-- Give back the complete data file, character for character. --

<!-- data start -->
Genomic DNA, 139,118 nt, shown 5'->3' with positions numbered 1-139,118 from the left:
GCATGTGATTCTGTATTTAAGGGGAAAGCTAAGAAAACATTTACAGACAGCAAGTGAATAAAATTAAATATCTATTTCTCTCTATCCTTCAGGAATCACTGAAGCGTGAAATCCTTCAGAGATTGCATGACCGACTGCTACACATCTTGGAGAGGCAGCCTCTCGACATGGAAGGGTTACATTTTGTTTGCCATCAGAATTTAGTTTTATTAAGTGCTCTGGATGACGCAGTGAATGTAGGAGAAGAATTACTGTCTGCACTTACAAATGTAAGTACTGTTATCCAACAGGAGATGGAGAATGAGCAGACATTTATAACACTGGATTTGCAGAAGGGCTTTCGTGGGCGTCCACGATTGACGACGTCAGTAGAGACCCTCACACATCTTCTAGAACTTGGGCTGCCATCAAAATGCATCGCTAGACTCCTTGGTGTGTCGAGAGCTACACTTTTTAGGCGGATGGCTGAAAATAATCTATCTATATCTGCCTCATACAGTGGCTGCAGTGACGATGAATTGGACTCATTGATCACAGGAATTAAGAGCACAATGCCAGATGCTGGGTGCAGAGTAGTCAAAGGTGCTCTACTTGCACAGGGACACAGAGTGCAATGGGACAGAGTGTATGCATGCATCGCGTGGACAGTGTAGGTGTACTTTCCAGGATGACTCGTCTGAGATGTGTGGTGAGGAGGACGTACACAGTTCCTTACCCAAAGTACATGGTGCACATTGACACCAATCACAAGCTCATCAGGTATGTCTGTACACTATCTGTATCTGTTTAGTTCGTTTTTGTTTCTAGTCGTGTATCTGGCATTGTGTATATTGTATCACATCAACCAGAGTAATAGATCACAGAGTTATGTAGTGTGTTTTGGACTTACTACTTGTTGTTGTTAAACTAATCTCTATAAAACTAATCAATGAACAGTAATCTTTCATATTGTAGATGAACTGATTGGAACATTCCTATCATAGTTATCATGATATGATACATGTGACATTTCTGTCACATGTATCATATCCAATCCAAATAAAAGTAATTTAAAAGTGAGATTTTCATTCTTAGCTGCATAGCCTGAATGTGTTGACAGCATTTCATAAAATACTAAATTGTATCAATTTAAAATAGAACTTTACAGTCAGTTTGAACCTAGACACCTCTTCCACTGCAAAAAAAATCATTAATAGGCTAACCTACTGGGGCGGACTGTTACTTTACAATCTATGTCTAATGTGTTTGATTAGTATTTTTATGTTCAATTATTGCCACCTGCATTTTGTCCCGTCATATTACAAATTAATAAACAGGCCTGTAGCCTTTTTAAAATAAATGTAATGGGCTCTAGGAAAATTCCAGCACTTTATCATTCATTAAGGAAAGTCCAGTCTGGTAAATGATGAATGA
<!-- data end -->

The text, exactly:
Genomic DNA, 139,118 nt, shown 5'->3' with positions numbered 1-139,118 from the left:
GCATGTGATTCTGTATTTAAGGGGAAAGCTAAGAAAACATTTACAGACAGCAAGTGAATAAAATTAAATATCTATTTCTCTCTATCCTTCAGGAATCACTGAAGCGTGAAATCCTTCAGAGATTGCATGACCGACTGCTACACATCTTGGAGAGGCAGCCTCTCGACATGGAAGGGTTACATTTTGTTTGCCATCAGAATTTAGTTTTATTAAGTGCTCTGGATGACGCAGTGAATGTAGGAGAAGAATTACTGTCTGCACTTACAAATGTAAGTACTGTTATCCAACAGGAGATGGAGAATGAGCAGACATTTATAACACTGGATTTGCAGAAGGGCTTTCGTGGGCGTCCACGATTGACGACGTCAGTAGAGACCCTCACACATCTTCTAGAACTTGGGCTGCCATCAAAATGCATCGCTAGACTCCTTGGTGTGTCGAGAGCTACACTTTTTAGGCGGATGGCTGAAAATAATCTATCTATATCTGCCTCATACAGTGGCTGCAGTGACGATGAATTGGACTCATTGATCACAGGAATTAAGAGCACAATGCCAGATGCTGGGTGCAGAGTAGTCAAAGGTGCTCTACTTGCACAGGGACACAGAGTGCAATGGGACAGAGTGTATGCATGCATCGCGTGGACAGTGTAGGTGTACTTTCCAGGATGACTCGTCTGAGATGTGTGGTGAGGAGGACGTACACAGTTCCTTACCCAAAGTACATGGTGCACATTGACACCAATCACAAGCTCATCAGGTATGTCTGTACACTATCTGTATCTGTTTAGTTCGTTTTTGTTTCTAGTCGTGTATCTGGCATTGTGTATATTGTATCACATCAACCAGAGTAATAGATCACAGAGTTATGTAGTGTGTTTTGGACTTACTACTTGTTGTTGTTAAACTAATCTCTATAAAACTAATCAATGAACAGTAATCTTTCATATTGTAGATGAACTGATTGGAACATTCCTATCATAGTTATCATGATATGATACATGTGACATTTCTGTCACATGTATCATATCCAATCCAAATAAAAGTAATTTAAAAGTGAGATTTTCATTCTTAGCTGCATAGCCTGAATGTGTTGACAGCATTTCATAAAATACTAAATTGTATCAATTTAAAATAGAACTTTACAGTCAGTTTGAACCTAGACACCTCTTCCACTGCAAAAAAAATCATTAATAGGCTAACCTACTGGGGCGGACTGTTACTTTACAATCTATGTCTAATGTGTTTGATTAGTATTTTTATGTTCAATTATTGCCACCTGCATTTTGTCCCGTCATATTACAAATTAATAAACAGGCCTGTAGCCTTTTTAAAATAAATGTAATGGGCTCTAGGAAAATTCCAGCACTTTATCATTCATTAAGGAAAGTCCAGTCTGGTAAATGATGAATGA